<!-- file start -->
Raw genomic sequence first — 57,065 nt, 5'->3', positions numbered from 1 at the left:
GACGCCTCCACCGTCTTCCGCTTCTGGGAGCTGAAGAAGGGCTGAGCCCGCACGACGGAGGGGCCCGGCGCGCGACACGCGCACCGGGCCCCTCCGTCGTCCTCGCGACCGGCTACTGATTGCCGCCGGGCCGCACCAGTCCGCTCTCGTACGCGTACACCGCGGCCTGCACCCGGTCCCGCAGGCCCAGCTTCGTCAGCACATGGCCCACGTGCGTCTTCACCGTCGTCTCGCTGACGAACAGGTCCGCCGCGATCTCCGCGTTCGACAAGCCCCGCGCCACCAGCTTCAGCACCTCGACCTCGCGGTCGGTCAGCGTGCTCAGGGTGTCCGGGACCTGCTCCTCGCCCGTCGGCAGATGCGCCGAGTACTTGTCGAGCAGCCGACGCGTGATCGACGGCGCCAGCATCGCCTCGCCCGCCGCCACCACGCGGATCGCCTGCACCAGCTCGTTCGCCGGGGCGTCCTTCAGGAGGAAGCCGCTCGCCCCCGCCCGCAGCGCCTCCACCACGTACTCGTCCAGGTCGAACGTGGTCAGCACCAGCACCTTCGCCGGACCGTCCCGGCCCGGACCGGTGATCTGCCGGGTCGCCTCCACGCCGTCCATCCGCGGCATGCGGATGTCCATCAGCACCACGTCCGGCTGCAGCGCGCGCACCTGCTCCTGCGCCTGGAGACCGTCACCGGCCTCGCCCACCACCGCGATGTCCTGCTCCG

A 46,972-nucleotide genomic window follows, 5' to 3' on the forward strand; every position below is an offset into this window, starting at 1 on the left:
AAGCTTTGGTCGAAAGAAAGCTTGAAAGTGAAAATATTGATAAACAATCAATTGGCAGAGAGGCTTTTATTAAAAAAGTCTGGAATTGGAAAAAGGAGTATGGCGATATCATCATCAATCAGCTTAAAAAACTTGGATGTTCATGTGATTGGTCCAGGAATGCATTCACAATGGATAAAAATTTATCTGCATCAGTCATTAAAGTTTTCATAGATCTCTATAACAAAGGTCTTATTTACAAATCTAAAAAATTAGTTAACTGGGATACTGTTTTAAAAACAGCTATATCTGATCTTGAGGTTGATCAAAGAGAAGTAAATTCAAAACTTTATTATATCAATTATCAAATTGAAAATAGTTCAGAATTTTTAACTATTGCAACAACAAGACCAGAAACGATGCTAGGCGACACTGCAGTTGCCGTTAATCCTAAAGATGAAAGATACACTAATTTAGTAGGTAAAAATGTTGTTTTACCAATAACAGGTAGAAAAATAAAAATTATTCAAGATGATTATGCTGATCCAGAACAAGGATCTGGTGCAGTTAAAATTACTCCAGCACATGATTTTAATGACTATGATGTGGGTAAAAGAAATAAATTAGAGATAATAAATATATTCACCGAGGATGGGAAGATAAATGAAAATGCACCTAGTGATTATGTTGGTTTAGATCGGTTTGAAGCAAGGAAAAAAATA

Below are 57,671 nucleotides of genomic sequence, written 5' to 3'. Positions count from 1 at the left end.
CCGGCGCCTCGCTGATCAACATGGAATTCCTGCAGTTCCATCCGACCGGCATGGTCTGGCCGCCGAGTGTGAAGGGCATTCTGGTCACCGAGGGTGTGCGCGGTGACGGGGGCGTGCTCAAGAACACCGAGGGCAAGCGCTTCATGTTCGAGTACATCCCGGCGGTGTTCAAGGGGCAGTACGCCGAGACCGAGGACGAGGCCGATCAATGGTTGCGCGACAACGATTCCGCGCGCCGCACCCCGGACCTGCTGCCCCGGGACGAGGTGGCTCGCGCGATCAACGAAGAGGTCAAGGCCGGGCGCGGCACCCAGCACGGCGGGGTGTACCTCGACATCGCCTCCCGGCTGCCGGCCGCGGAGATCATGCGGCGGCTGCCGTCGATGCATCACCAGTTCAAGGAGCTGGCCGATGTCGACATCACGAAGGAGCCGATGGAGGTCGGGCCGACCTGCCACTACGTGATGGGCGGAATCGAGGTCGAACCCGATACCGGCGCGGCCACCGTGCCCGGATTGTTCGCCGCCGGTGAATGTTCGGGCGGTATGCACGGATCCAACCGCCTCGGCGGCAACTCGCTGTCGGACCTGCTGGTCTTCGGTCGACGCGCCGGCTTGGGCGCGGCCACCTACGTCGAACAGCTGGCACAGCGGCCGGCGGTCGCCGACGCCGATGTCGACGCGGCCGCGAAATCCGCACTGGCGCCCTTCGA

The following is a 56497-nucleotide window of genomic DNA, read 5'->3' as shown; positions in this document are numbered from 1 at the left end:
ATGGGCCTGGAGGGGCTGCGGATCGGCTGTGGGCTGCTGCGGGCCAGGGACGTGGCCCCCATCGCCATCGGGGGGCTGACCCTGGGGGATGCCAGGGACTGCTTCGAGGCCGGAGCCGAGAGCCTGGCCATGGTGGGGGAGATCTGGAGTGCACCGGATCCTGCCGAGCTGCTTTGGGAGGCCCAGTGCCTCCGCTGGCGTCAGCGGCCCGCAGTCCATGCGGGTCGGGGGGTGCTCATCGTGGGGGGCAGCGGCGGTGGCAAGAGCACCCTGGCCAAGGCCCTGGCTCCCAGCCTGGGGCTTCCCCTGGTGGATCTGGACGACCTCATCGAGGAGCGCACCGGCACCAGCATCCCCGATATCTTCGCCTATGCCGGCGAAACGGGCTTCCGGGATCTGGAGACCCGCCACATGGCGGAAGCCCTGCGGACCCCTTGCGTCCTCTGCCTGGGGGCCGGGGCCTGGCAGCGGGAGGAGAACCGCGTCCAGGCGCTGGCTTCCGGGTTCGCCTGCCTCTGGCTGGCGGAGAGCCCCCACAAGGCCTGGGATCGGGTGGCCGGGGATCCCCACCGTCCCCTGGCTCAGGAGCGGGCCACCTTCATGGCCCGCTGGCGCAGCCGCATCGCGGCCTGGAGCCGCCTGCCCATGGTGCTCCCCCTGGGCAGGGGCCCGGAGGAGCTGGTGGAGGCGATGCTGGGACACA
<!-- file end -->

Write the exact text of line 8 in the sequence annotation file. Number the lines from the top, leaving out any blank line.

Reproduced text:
ATGGGCCTGGAGGGGCTGCGGATCGGCTGTGGGCTGCTGCGGGCCAGGGACGTGGCCCCCATCGCCATCGGGGGGCTGACCCTGGGGGATGCCAGGGACTGCTTCGAGGCCGGAGCCGAGAGCCTGGCCATGGTGGGGGAGATCTGGAGTGCACCGGATCCTGCCGAGCTGCTTTGGGAGGCCCAGTGCCTCCGCTGGCGTCAGCGGCCCGCAGTCCATGCGGGTCGGGGGGTGCTCATCGTGGGGGGCAGCGGCGGTGGCAAGAGCACCCTGGCCAAGGCCCTGGCTCCCAGCCTGGGGCTTCCCCTGGTGGATCTGGACGACCTCATCGAGGAGCGCACCGGCACCAGCATCCCCGATATCTTCGCCTATGCCGGCGAAACGGGCTTCCGGGATCTGGAGACCCGCCACATGGCGGAAGCCCTGCGGACCCCTTGCGTCCTCTGCCTGGGGGCCGGGGCCTGGCAGCGGGAGGAGAACCGCGTCCAGGCGCTGGCTTCCGGGTTCGCCTGCCTCTGGCTGGCGGAGAGCCCCCACAAGGCCTGGGATCGGGTGGCCGGGGATCCCCACCGTCCCCTGGCTCAGGAGCGGGCCACCTTCATGGCCCGCTGGCGCAGCCGCATCGCGGCCTGGAGCCGCCTGCCCATGGTGCTCCCCCTGGGCAGGGGCCCGGAGGAGCTGGTGGAGGCGATGCTGGGACACA